The official 2013 Wimbledon championships won’t be with us for a good few months yet, but many people are looking forward to it already.
If you adore tennis and can’t wait to be sitting in on the live events again, you could always gear up for the season now by checking out 2013’s potential players.

Heather Watson

At just 20 years of age, Heather Watson is already ranked in the top 50 of the WTA. The British-born player will be the UK’s hopeful for the 2013 women’s singles.
She began playing tennis when she was seven and has already had some amazing highlights in her career.

Heather Watson

Playing style

Watson has impeccable footwork that will certainly stand her in good stead for 2013, as well as having great balance and a huge arsenal of shots. She favours a two-handed backhand.

Notable wins

Watson managed to make it to her third round in the 2012 Wimbledon championship, making her the first British woman since 2002 to do so.
At that time she was ranked 103rd, yet managed to beat Iveta Benesova (ranked 52nd) and Jamie Hampton (ranked 84th).
She also won the 2012 Rakuten Japan Open Tennis Championship, beating Chang Kai-chen (ranked 82nd) in the final. This also made her the first British woman to win a WTA title since 1988.

Kei Nishikori

The Japanese tennis player sits in 19th place in the ATP rankings and 2013 is gearing up to be the best in his career.
Nishikori first started playing tennis at the age of 5 and played in his first ATP event when he was just 17.

Kei Nishikori

Playing style

Nishikori has a very distinctive playing style, being both speedy and powerful on the court.

Notable wins

Kei’s notable wins to date include the 2011 Swiss Indoors Basel tournament (beating Novak Djokovic) and the quarter finals of 2012 Australian Open (beating Jo-Wilfried Tsonga).

Ryan Harrison

Ryan Harrison was born in Louisiana, USA, and already has some impressive achievements to brag about at age 20. He’s spearheading the new American tennis movement, which hopes to relive the USA’s tennis heyday.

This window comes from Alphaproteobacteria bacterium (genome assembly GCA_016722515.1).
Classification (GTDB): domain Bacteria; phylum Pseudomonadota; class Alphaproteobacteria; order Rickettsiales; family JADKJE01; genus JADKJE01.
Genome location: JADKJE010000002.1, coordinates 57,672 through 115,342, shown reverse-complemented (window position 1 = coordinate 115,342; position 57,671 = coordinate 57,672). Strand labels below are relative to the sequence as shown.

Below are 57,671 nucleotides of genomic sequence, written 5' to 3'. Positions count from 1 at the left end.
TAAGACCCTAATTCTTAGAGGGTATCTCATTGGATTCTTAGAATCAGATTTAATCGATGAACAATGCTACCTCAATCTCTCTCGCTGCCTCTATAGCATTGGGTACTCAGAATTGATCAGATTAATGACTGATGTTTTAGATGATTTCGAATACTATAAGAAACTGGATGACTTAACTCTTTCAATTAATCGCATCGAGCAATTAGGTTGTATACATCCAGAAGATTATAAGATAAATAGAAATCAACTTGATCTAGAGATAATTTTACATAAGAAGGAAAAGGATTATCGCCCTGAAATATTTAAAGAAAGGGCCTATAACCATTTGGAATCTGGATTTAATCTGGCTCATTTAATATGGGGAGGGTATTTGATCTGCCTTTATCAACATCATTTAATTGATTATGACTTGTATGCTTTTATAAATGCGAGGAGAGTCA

He currently ranks in 69th place.

Ryan Harrison

Playing style

Harrison is famous for his powerful playing style, much of which is fuelled by his great athleticism. His strong serve is his trademark, although he also showcases an incredibly controlled forehand.

Notable wins

In 2012 Harrison appeared in all four of the Grand Slam events. He managed to make it to the quarter-finals in the US Open and the French Open, both impressive achievements at such a young age.
He also managed to reach the semi-finals of the SAP Open for the third time running.

In 2013 you should keep an eye out for these three players to see how their careers progress – they could be the next big tennis stars!

This article was written by Wimbledon Debenture Holders, a boutique website for Wimbledon tickets.
Photos by Tennis Buzz: Heather Watson French Open 2012, Kei Nishikori Bercy 2012, Ryan Harrison French Open 2012.

adidas welcomed some members of the Tennis GB team at the adidas London 2012 media lounge for a Q + A sessions with Tim Henman.

Laura Robson, Jamie Murray, Andy Murray, Ross Hutchins, Colin Fleming and Tim Henman:

Team GB tennis

Jamie and Andy Murray:

Team GB tennis

Smiling (?) Murray:

Team GB tennis

Great Britain Olympic tennis team: Elena Baltacha, Colin Fleming, Ross Hutchins, Anne Keothavong, Andy Murray, Jamie Murray, Laura Robson, Heather Watson

Via adidas

Other players seen on Day 5:

Jelena Jankovic:

Jelena Jankovic

Jelena Jankovic

Jelena Jankovic
Read More

With its Davis Cup team embarassing defeat against Lithuania in March, british tennis has reached a new low.
This loss – which costed captain John Lloyd his job – was Britain’s fifth in a row and they have now to face … Turkey(!) to avoid dropping into the lowest tier of the competition.

This Davis Cup disaster reflects how bad Britain is at tennis:

– Murray’s defeat at this year’s Oz Open final prolonged British Slam drought. Right after his semifinal win against Tsonga, Federer had joked that Britain had been searching for a male Grand Slam champion for about 150,000 years.
In fact it’s “only” 74 years: Fred Perry was the last to win a Slam in 1936 (he won Wimbledon and US Open that year).

Murray is actually the only british player in the top 100 (France and Spain have each 12 players in the top 100). But like Henman and Rusedski, he is not a product of british tennis structure, as he spent many years at the Sanchez-Casal academy in Spain.
Alex Bogdanovic, the second best ranked (number 166 as of June, 10 2010) could be seen as the poster child of british tennis failure: the 26 yr old has received a Wimbledon wild card eight years in a row, losing in the first round everytime.

Read More